Inspiring change across the board
Chityala says there should be more of a push for the use of CVs without identifying factors that could lead to bias in the recruitment process. As founders, “we should be looking at hiring people based on what they bring to the business, rather than where they come from or which college they went to”.
Karra says that role models can go a long way in inspiring change. “The fact that we see more entrepreneurs who look different from your typical ones probably has a huge impact — and the same is true for investors.”
To diverse founders who may be struggling to raise, Karra’s advice is to focus on the product and reach out to the right investors. “I'm a big believer that strong products eventually stand out for themselves.”
She adds that it’s also crucial to take care of yourself and your mental health as a founder, especially given the added stresses that can come with being from a diverse background.
We should be looking at hiring people based on what they bring to the business, rather than where they come from or which college they went to
There should be tailored approaches for each group of underrepresented founders. For example, the bias against ethnically diverse founders should be tackled separately from women or other groups.
“I see that there's quite a lot of work being done in supporting women entrepreneurs, and there are lots of investors who are focusing only on women entrepreneurs. But there isn't a lot being done in supporting people of colour,” says Chityala. Just 0.24% of venture capital (VC) in the UK went to teams of Black entrepreneurs between 2009-19.
Accessible spaces and locations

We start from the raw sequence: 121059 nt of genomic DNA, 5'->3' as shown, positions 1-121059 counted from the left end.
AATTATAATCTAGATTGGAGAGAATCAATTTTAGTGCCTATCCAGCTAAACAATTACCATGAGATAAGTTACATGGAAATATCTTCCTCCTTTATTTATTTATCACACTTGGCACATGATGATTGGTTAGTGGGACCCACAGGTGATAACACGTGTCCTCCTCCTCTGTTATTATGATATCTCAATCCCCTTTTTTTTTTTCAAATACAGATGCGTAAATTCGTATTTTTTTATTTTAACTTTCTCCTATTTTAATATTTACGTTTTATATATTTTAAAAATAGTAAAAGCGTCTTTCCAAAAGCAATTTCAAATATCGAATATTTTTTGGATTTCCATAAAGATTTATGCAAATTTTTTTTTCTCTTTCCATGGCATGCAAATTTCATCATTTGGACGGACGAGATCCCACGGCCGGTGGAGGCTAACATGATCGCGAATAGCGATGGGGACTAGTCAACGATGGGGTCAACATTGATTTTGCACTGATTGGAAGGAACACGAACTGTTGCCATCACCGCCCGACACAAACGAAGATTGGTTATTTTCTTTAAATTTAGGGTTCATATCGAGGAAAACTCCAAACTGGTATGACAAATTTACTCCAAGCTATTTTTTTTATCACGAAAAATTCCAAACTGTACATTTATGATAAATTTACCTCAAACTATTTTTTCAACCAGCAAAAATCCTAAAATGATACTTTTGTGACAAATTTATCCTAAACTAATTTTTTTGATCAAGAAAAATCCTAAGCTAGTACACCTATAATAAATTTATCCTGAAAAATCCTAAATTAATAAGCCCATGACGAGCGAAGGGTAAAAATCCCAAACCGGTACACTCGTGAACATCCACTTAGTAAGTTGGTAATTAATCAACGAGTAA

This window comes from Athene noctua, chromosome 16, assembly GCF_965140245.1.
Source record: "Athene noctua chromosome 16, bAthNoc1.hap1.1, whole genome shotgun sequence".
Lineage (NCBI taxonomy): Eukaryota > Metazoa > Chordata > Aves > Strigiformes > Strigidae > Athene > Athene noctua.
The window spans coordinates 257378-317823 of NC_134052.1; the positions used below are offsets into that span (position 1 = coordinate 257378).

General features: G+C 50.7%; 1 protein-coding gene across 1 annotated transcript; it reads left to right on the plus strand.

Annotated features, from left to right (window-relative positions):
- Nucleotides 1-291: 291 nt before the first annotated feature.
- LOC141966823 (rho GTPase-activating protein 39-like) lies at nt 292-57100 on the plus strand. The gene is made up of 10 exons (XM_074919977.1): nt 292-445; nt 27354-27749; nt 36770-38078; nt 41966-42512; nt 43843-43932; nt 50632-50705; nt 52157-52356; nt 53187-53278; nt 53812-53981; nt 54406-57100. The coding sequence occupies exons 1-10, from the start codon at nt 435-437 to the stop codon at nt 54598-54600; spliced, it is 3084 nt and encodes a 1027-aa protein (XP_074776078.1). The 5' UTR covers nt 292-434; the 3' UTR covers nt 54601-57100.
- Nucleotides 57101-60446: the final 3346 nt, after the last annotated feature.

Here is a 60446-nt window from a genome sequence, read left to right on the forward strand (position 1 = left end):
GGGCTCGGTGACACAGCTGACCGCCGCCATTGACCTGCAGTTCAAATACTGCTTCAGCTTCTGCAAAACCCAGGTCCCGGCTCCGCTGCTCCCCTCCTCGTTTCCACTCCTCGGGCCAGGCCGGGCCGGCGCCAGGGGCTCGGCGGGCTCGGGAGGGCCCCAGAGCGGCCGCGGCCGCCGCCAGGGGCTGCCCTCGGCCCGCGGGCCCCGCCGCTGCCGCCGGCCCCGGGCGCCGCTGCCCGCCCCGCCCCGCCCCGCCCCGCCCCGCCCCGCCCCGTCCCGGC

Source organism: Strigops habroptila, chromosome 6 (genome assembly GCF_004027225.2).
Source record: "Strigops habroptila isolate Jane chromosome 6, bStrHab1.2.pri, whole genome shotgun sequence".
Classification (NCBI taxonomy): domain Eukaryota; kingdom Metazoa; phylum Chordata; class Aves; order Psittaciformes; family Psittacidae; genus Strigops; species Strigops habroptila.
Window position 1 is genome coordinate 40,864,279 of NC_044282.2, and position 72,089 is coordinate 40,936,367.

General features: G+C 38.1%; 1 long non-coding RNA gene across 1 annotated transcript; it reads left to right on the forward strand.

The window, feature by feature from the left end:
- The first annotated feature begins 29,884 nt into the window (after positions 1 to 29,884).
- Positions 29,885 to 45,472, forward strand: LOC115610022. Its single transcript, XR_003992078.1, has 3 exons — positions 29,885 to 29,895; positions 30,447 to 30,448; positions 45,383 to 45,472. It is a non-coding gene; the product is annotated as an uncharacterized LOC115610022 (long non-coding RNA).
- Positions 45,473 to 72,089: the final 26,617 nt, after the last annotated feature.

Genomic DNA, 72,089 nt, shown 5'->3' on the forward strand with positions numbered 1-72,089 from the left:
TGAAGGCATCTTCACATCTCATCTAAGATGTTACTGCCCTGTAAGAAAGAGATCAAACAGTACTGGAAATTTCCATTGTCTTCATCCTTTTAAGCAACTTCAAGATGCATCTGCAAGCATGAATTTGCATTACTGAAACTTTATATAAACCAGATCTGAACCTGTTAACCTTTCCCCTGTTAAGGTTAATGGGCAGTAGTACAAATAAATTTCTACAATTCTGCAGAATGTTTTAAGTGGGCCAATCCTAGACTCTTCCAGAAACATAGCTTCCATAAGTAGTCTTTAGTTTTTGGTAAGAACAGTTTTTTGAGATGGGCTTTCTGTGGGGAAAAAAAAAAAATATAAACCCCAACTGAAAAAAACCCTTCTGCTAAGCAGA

Chityala says that collaboration is key to making progress on diversity and inclusion, giving the example of having disability-friendly facilities at a resource-constrained startup. “As a startup, I would possibly be located in a science or tech park — and the science park would be able to work with individual businesses to create the infrastructure [to make it accessible]. So we all have to be working together.”
Curtis agrees that there’s some less well-known external resources that startups can leverage to have a more diverse team. “We’re investigating the support that’s available from the Department of Work and Pensions, as one of our team members has a condition that causes challenges in a particular element of their work.”
Should the government be doing a better job of making sure that the support is there, or is that down to local councils? It’s just not well coordinated
Where startups are based can also impact the level of access. London tech companies raised $19.8bn last year — that’s double the amount of investment made in any European city in 2022.
Karra says that having localised accelerator programmes is important. She adds that holding pitch competitions in a location such as Scotland, which is usually not the natural go-to place for investors, was a very rewarding experience as her accelerator team met some promising companies.
Curtis says that the support put in place for startups outside recognised tech hubs should be better coordinated. “We were originally based in the East Midlands [of the UK], but really struggled and it forced us to think about operating in other regions. Should the government be doing a better job of making sure that the support is there, or is that down to local councils? It’s just not well coordinated.
“As they say about the postcode lottery of the health service, it's a postcode lottery for business support as well.”